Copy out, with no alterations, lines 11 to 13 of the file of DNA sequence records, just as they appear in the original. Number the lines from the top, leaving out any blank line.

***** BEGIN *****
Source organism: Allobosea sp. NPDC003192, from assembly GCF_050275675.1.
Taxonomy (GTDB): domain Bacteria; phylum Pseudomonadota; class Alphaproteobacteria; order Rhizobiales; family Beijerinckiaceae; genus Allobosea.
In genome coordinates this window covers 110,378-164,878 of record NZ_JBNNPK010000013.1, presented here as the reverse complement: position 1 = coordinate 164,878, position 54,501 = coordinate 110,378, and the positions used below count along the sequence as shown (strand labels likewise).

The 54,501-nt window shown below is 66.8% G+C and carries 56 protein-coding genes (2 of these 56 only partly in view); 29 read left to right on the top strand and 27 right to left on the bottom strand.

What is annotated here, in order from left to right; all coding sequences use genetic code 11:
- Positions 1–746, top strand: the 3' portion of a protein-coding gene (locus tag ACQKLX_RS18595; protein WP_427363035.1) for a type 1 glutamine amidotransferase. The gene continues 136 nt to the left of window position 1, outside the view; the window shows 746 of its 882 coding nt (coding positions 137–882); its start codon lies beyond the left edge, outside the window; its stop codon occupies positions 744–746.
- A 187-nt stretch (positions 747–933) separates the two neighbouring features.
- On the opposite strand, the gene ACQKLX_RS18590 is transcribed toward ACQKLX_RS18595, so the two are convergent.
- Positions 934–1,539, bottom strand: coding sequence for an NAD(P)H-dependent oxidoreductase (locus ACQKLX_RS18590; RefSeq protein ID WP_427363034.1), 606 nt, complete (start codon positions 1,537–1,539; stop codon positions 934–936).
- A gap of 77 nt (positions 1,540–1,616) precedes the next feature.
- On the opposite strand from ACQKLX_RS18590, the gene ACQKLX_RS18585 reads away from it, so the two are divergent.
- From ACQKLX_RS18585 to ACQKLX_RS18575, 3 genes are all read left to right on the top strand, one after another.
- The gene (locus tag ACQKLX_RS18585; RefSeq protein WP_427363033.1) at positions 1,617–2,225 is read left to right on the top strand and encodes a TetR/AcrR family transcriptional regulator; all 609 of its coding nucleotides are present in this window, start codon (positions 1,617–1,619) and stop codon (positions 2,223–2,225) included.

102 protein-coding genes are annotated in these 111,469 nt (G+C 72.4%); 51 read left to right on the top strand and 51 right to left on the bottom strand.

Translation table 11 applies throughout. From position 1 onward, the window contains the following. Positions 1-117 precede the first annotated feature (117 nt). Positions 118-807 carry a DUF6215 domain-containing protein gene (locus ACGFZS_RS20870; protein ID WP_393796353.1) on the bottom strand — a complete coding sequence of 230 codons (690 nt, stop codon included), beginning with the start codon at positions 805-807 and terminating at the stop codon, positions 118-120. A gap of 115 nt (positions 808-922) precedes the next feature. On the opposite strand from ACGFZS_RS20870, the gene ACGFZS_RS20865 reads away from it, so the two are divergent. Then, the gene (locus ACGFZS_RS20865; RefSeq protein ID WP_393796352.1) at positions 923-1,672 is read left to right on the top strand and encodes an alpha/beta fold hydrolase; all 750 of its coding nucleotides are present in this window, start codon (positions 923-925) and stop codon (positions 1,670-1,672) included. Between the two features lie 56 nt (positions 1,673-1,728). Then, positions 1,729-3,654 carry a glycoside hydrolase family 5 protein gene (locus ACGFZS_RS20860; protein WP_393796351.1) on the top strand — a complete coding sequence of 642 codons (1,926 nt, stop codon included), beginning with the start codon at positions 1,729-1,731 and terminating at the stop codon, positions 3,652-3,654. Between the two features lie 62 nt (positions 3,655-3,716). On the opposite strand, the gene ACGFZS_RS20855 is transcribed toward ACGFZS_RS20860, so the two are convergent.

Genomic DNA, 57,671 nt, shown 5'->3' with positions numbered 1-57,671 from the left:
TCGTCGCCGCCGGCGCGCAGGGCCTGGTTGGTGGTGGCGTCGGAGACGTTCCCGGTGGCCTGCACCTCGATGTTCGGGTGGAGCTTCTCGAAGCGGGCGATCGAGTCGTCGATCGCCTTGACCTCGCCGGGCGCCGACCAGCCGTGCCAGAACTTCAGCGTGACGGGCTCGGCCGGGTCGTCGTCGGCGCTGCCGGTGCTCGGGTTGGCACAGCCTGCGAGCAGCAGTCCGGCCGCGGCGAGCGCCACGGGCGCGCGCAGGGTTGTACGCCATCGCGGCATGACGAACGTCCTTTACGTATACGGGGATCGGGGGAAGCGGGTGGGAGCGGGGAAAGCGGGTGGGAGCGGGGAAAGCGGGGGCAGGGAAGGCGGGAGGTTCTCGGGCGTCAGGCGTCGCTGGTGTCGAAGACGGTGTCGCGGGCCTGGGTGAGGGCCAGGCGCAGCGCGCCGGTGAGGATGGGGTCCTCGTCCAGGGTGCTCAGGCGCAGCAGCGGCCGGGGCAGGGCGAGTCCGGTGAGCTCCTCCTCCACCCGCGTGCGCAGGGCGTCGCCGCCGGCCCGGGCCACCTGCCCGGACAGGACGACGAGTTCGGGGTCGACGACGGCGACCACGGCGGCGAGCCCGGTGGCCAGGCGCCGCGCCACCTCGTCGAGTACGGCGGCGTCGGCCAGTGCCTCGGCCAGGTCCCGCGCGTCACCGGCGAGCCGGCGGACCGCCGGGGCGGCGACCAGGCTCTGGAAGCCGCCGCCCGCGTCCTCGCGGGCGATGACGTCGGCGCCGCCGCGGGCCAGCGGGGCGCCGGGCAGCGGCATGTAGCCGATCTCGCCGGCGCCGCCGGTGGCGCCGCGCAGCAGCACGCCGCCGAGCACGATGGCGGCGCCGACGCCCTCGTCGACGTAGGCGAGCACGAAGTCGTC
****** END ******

- On the opposite strand from ACQKLX_RS18590, the gene ACQKLX_RS18585 reads away from it, so the two are divergent.
- From ACQKLX_RS18585 to ACQKLX_RS18575, 3 genes are all read left to right on the top strand, one after another.
- The gene (locus tag ACQKLX_RS18585; RefSeq protein WP_427363033.1) at positions 1,617–2,225 is read left to right on the top strand and encodes a TetR/AcrR family transcriptional regulator; all 609 of its coding nucleotides are present in this window, start codon (positions 1,617–1,619) and stop codon (positions 2,223–2,225) included.